That does not, however, mean you can go into a draft or auction without a plan for third base. The players in the top tier will fit any sort of team. In fact, grabbing one of Rendon, Donaldson or Beltre will, in some ways, help shape the way you build the remainder of your team. I believe Arenado is in store for a breakout season, and that makes him my top third-base target this season, given what I believe will be a very cheap price for the production he brings. Last season may represent a ceiling for Longoria, Frazier and Seager, but you probably won’t be hurting if you end up with one these three (depending on Frazier’s price, as we’ll get to in the next section).

If you end up missing out on the top two tiers, you will have to choose wisely among the players in the next two. Quite often, the selection you make will be guided by your existing team construction, rather than best available. For example, Chris Davis would not be a good option for a team that’s already looking down in batting average, while Carpenter would be a bad choice for a team lacking power. If you already have a couple injury risks in your lineup, you’d likely want to stay away from Manny Machado.

Third base should be a fun spot for fantasy owners. It has stars, legitimate breakout candidates, a handful of of players with bounce-back potential and plenty of depth to satisfy any type of strategy.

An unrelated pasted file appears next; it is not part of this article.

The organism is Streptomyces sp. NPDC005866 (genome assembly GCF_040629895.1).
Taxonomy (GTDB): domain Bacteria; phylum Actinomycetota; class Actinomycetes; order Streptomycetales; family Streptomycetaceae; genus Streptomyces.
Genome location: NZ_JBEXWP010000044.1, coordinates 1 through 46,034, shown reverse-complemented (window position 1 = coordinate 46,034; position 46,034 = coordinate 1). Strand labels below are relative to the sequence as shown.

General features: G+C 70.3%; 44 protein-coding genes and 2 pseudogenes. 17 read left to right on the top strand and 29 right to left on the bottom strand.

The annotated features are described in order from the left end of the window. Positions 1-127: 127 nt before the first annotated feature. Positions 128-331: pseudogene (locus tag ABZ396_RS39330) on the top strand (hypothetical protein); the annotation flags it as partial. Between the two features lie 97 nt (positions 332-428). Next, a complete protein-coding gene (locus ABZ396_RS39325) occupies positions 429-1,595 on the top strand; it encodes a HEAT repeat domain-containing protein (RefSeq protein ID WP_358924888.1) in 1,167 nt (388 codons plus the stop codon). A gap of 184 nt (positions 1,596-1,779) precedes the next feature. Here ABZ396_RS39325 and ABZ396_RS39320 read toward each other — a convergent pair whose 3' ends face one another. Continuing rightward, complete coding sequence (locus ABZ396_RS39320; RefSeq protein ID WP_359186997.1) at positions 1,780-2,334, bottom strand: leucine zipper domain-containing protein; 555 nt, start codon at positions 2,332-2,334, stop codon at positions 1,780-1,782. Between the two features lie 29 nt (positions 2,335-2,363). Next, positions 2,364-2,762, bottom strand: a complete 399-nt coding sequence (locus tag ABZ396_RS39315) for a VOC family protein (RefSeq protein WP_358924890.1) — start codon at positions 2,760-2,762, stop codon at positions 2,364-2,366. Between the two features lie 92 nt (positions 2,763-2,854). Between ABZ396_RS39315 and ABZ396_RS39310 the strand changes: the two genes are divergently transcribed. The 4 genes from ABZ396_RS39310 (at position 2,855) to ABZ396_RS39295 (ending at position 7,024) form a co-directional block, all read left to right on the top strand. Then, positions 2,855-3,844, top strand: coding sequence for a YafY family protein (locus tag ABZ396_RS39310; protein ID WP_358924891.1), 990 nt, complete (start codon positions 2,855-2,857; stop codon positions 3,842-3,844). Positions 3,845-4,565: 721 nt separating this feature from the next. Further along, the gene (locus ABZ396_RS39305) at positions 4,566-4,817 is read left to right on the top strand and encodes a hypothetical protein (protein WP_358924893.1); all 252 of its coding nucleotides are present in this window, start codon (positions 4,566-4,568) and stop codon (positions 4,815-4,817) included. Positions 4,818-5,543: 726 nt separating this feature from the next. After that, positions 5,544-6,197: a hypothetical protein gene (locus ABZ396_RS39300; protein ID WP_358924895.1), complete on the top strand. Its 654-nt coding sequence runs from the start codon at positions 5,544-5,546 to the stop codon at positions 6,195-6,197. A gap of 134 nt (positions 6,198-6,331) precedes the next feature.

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Breakout: Nolan Arenado, Colorado Rockies

We already discussed Arenado’s offensive exploits, and he did that all while winning his second Gold Glove award in as many seasons. The soon-to-be 24-year-old has already established himself as one of the best defenders, at any position, in the majors, and he’s set for a monster offensive season with some of those doubles turning into homers. Last year, Arenado’s average true home-run distance was 408.9 feet, the ninth longest in the league. Some mashers who didn’t quite measure up included Edwin Encarnacion (408.1 feet) and George Springer (405.4 feet). Given his age, there’s reason to believe he’s growing into more power. Arenado missed 51 games due to injury and illness last year. Assuming a season of full or near-full health, .290-25-80-80-5 is well within reason.

Also, defense may not matter in fantasy, but it’s fun to own a player who can do this:


And this:


And this:


Sleeper: Ryan Zimmerman, Washington Nationals

Zimmerman is mercifully flipping to the opposite corner this season, but he’s still eligible at third for fantasy owners this season, and he can provide a major return on investment. Zimmerman's shoulder will be a concern, even though he won’t have to make nearly as many throws this year, and he dealt with a nagging hamstring injury last season. He likely won’t make it through the season unscathed, but he’s going to be productive when on the field. Remember, he hit 25 homers in 2012 and '13, and is surrounded by a very good lineup. He’ll at least hold you steady at batting average and OBP, if not raise whatever rate your league uses. Thanks to the dreadful experiment in left field last year, he carries eligibility at three positions, giving owners a lot of flexibility.